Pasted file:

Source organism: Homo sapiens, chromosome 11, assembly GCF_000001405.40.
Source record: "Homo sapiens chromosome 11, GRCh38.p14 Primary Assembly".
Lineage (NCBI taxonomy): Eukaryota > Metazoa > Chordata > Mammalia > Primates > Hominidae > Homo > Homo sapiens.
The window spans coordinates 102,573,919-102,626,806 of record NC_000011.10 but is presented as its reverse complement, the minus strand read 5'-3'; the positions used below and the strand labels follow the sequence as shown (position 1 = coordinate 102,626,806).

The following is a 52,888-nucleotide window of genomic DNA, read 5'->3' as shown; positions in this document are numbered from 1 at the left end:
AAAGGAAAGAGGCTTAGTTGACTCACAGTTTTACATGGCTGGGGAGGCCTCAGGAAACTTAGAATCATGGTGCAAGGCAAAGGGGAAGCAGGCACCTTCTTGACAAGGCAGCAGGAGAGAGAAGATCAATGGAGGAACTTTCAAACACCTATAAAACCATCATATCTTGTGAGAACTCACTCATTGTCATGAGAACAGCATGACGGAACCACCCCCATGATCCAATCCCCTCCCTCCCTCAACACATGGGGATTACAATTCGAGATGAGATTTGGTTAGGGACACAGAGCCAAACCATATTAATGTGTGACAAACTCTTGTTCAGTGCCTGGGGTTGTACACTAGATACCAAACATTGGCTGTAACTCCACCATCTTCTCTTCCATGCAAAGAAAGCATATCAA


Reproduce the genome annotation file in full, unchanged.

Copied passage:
Source organism: Homo sapiens, chromosome 11, assembly GCF_000001405.40.
Source record: "Homo sapiens chromosome 11, GRCh38.p14 Primary Assembly".
Lineage (NCBI taxonomy): Eukaryota > Metazoa > Chordata > Mammalia > Primates > Hominidae > Homo > Homo sapiens.
The window spans coordinates 102,573,919-102,626,806 of record NC_000011.10 but is presented as its reverse complement, the minus strand read 5'-3'; the positions used below and the strand labels follow the sequence as shown (position 1 = coordinate 102,626,806).

The following is a 52,888-nucleotide window of genomic DNA, read 5'->3' as shown; positions in this document are numbered from 1 at the left end:
AAAGGAAAGAGGCTTAGTTGACTCACAGTTTTACATGGCTGGGGAGGCCTCAGGAAACTTAGAATCATGGTGCAAGGCAAAGGGGAAGCAGGCACCTTCTTGACAAGGCAGCAGGAGAGAGAAGATCAATGGAGGAACTTTCAAACACCTATAAAACCATCATATCTTGTGAGAACTCACTCATTGTCATGAGAACAGCATGACGGAACCACCCCCATGATCCAATCCCCTCCCTCCCTCAACACATGGGGATTACAATTCGAGATGAGATTTGGTTAGGGACACAGAGCCAAACCATATTAATGTGTGACAAACTCTTGTTCAGTGCCTGGGGTTGTACACTAGATACCAAACATTGGCTGTAACTCCACCATCTTCTCTTCCATGCAAAGAAAGCATATCAA